Suspected drunk driver in Oakland slams into van filled with kids
OAKLAND, Calif. - A suspected drunk driver has been arrested in Oakland after slamming into a van filled with kids.
Some of the injured were taken to a hospital.
The severity of the crash may be rare, but some say the type of reckless behavior leading up to it is not.
The entire incident was captured on video from the camera of a store.
Just after 8:30 p.m on Thursday, the driver of a Pontiac G6 going about 90 miles-per-hour in the bus lane, according to police, ran a red light and plowed into a Honda Odyssey.
Two kids, apparently not buckled in, were thrown from the van.
"We've seen a lot of accidents here based on this intersection, and that's probably the worst thing I've I've seen, said Gaspar Gamez, owner of Ciudad de Mexico.
The horrific crash on International Boulevard at 38th was captured by cameras outside Gamez’s business.
Bystanders rushed in to rescue victims, pulling children from the vehicle.
"I think it's our duty you know you see somebody in need and specially in that situation you should help, said Gamez.
At least one person in the van managed to walk away from the crash.
In all, police say 10 people were transported to hospitals, six of them were children in the van, including a 9- and 2-year-old who were thrown from the vehicle.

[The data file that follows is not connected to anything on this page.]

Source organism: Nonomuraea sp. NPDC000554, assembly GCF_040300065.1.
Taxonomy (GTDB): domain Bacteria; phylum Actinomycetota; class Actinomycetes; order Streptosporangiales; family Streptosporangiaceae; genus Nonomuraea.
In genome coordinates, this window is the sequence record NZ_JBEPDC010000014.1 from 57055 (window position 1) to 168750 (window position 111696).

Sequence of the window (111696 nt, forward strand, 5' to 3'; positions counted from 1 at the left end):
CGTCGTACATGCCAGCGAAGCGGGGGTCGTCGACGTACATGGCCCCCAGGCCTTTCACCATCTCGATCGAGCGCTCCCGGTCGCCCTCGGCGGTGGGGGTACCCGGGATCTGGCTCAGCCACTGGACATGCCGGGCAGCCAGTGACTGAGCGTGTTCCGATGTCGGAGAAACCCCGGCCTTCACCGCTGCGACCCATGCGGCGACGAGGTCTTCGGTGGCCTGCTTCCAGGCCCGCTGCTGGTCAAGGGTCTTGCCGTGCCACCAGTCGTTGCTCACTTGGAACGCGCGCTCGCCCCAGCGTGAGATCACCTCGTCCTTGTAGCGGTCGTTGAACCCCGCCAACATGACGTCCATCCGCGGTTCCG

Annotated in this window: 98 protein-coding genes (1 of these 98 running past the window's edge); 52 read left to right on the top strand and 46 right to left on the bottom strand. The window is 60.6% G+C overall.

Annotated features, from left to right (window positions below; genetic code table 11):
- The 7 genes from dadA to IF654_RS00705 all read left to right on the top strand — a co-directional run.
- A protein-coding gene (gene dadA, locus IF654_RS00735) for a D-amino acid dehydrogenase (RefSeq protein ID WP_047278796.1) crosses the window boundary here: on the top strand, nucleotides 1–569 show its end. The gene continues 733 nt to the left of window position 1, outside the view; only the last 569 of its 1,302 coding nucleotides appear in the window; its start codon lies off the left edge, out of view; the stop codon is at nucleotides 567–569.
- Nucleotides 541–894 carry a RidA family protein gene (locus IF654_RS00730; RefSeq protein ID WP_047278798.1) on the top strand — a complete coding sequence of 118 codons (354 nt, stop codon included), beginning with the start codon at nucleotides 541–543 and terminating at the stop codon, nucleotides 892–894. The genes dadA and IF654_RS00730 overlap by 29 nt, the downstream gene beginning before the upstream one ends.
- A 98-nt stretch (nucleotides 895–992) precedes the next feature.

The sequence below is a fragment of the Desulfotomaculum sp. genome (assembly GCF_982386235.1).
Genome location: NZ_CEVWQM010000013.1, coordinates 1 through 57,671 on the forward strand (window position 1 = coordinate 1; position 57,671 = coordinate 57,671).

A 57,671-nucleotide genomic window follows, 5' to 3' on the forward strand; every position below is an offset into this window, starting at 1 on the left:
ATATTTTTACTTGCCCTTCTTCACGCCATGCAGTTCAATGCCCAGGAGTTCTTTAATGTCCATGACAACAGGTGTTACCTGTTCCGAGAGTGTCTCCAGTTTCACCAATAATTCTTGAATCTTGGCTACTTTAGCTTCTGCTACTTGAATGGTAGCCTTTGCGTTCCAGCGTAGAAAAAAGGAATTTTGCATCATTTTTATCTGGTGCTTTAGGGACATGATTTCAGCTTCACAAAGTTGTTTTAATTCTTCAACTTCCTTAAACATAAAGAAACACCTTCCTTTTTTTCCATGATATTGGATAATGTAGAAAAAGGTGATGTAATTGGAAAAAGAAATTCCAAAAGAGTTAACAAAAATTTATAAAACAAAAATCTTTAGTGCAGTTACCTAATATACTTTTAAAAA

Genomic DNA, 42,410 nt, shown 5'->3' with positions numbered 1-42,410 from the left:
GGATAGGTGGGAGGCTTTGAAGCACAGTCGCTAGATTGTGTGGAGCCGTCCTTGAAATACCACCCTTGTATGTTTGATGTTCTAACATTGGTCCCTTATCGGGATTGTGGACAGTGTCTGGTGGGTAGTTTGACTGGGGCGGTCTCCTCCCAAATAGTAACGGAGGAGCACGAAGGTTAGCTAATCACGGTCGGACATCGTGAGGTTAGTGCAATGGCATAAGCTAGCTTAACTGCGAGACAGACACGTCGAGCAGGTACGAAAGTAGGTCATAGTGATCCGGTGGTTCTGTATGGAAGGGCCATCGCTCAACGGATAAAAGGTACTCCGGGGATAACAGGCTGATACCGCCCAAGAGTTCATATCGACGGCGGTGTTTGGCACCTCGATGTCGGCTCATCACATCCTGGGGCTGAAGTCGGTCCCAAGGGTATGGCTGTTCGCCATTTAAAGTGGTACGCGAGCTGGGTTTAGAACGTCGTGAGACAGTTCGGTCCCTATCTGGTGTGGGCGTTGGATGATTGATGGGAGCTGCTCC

They’re reported to be at Children’s Hospital in critical condition with head trauma.
After hitting the van, the Pontiac hit a Jeep parked on the sidewalk, then came to rest.
The driver appeared ready to run, but bystanders put a stop to that.
"So, before you know it, he had too many people that weren't going to let him go," said Gamez.
The driver has been charged with DUI, hit and run, reckless driving and driving on a suspended license.
Some call the accident a symptom of a larger problem in parts of Oakland. They refer to the situation as lawlessness.
"People drive like they don’t have no license, because they don’t obey the law. They just drive like they want to drive," said Andrew Ray.
Gamez says cars have hit his building, drivers have used bus lanes like highways, and flouting rules of the road has become a common practice.
The city has called in the CHP for help, but Gamez and others say more needs to be done to prevent future tragedies like this.
"Maybe we have to, or they have to start taking license plate numbers, sending out fines, you know. I don't know, something. It has to be a deterrent," he said.
Oakland police say they’ve held 10 traffic safety operations in East Oakland in the last year, the most recent being Sept. 3.